It’s Official: JP Morgan Capitulates, Raises Bear Offer to $10 a Share

What a complete and utter fiasco (see earlier post for background). And you have to get a load of the face-saving. No official acknowledgment of the legal screw-up that made this retrade necessary. Note there is no mention of any change in the Fed’s, role, something that was rumored earlier.

This will not go down well in the coming House and Senate hearings on the central bank’s involvement.

Update 12:00 PM: Calculated Risk points to the AP’s story, which indicates that the terms of the Fed’s involvement have been modified:

The new agreement also calls for the Federal Reserve — which helped broker the emergency deal to save Bear Stearns from failure — to provide a $30 billion term loan with portfolio assets put up as collateral. Those assets will be held by a newly created company managed by BlackRock Inc.

If any part of the portfolio defaults, JPMorgan will be on the hook to cover the first $1 billion in losses. As the assets are paid off, the Fed will receive principal plus any gains

The provision about gains is eyewash, but it might diffuse criticism. JPM has the right to put “illiuquid securities” to the Fed with no apparent restrictions; this pretty much assures that the worst non-derivatives dreck will be securing the Fed’s loan.

From Bloomberg:

JPMorgan Chase & Co. agreed to quadruple its offer for Bear Stearns Cos. in an effort to overcome opposition from the shareholders of the crippled securities firm. Bear Stearns stock almost doubled….

Bear Stearns surged almost 70 percent in early trading in New York after the New York Times reported the pending offer. The new terms value Bear Stearns at about $2 billion. JPMorgan Chief Executive Officer Jamie Dimon needs a majority of Bear Stearns shareholders to approve the deal and has been wooing its employees with cash payments.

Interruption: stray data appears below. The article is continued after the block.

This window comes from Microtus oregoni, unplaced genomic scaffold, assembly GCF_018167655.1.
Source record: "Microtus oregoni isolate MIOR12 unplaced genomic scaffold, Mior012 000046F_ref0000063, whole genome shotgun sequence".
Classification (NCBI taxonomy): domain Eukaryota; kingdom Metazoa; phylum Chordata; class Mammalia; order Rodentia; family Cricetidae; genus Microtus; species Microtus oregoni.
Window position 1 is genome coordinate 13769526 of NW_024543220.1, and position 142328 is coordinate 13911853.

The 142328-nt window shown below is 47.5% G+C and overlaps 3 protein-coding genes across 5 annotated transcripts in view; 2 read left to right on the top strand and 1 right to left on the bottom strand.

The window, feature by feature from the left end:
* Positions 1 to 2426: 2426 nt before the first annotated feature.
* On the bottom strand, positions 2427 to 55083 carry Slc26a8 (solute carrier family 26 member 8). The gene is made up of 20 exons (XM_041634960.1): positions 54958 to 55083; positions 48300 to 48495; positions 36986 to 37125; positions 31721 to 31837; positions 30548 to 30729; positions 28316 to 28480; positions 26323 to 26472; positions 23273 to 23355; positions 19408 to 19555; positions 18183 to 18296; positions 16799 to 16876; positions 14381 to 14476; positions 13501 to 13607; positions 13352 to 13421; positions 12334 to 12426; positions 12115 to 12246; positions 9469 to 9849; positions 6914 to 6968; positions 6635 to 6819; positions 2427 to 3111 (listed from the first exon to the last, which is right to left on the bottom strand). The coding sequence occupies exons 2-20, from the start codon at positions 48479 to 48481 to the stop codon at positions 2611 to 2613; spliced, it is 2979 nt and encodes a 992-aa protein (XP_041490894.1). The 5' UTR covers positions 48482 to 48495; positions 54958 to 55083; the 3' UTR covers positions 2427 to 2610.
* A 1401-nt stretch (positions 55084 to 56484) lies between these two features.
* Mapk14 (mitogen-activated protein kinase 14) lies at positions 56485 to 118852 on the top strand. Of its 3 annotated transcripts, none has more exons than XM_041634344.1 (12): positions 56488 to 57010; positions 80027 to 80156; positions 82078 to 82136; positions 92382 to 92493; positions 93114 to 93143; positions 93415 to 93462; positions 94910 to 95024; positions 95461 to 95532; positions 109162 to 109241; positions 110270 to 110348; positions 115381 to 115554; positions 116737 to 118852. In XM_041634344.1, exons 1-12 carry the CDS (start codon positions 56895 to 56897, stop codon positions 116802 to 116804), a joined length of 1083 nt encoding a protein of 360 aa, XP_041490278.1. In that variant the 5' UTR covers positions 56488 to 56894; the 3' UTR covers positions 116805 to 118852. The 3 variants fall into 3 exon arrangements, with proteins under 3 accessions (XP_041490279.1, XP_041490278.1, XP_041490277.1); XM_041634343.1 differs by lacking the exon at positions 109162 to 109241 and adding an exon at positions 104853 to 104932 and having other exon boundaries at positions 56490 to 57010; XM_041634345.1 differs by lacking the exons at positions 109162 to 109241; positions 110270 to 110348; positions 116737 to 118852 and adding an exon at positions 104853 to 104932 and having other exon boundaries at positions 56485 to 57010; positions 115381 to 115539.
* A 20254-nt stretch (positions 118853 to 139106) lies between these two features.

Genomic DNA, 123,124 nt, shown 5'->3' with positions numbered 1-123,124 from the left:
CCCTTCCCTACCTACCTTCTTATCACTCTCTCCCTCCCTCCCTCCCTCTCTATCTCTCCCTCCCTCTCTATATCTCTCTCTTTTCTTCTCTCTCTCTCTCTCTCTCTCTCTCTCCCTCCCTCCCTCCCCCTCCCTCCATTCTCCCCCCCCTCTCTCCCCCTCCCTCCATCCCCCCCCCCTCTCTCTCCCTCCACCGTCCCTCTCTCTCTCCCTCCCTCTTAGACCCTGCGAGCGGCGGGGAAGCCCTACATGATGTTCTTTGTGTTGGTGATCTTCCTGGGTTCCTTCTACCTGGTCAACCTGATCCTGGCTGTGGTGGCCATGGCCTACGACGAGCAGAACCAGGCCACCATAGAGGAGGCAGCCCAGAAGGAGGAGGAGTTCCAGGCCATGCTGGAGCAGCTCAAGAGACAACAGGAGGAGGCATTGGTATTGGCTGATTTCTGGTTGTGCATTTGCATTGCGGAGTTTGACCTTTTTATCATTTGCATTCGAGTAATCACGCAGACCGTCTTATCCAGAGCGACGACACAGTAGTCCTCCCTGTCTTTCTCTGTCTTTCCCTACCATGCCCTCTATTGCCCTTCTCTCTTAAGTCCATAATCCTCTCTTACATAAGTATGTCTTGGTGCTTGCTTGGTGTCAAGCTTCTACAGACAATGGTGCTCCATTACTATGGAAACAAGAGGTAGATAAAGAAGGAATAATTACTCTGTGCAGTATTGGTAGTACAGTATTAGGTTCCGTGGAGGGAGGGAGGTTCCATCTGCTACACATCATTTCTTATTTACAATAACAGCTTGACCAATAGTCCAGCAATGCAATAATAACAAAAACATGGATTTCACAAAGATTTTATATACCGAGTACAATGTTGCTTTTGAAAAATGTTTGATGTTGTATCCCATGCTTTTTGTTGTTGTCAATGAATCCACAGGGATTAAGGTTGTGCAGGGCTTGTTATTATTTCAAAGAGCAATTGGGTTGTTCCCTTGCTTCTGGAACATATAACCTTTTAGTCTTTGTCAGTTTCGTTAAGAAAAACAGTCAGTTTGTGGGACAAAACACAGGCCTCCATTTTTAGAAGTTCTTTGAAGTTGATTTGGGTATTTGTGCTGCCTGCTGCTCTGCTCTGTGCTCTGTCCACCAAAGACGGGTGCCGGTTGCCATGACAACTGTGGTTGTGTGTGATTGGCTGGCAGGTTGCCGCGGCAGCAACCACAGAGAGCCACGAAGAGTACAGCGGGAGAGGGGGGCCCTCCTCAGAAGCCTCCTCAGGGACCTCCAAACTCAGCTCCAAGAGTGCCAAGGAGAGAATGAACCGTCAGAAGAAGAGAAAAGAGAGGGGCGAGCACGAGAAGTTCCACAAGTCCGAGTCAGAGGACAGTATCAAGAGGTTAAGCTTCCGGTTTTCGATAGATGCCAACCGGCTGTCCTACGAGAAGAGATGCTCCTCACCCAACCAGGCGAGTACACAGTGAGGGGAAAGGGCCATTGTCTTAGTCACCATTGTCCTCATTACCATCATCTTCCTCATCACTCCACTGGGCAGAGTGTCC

“This will help the deal go through,” said George Ball, who’s worked on Wall Street for more than 40 years and now leads brokerage firm Sanders Morris Harris Inc. “The price is still catastrophically low, but it will change the attitude of people who stay at Bear. Those are the people Jamie needs to win over.”….

JPMorgan also struck a deal with Bear Stearns’s board to purchase 39.5 percent of the company in a transaction that wouldn’t require shareholder approval, the companies said in the statement. Bear Stearns board members will vote in favor of the transaction, the companies said in the statement.

To complete the deal, Dimon now needs only an additional 10 percent of shareholders to approve it. About one third of the outstanding shares were owned by the employees before the dilution today with the newly issued shares that the firm is selling to JPMorgan directly….

“The Fed must have given the nod; this wouldn’t have been announced otherwise,” said Sanders Morris’s Ball….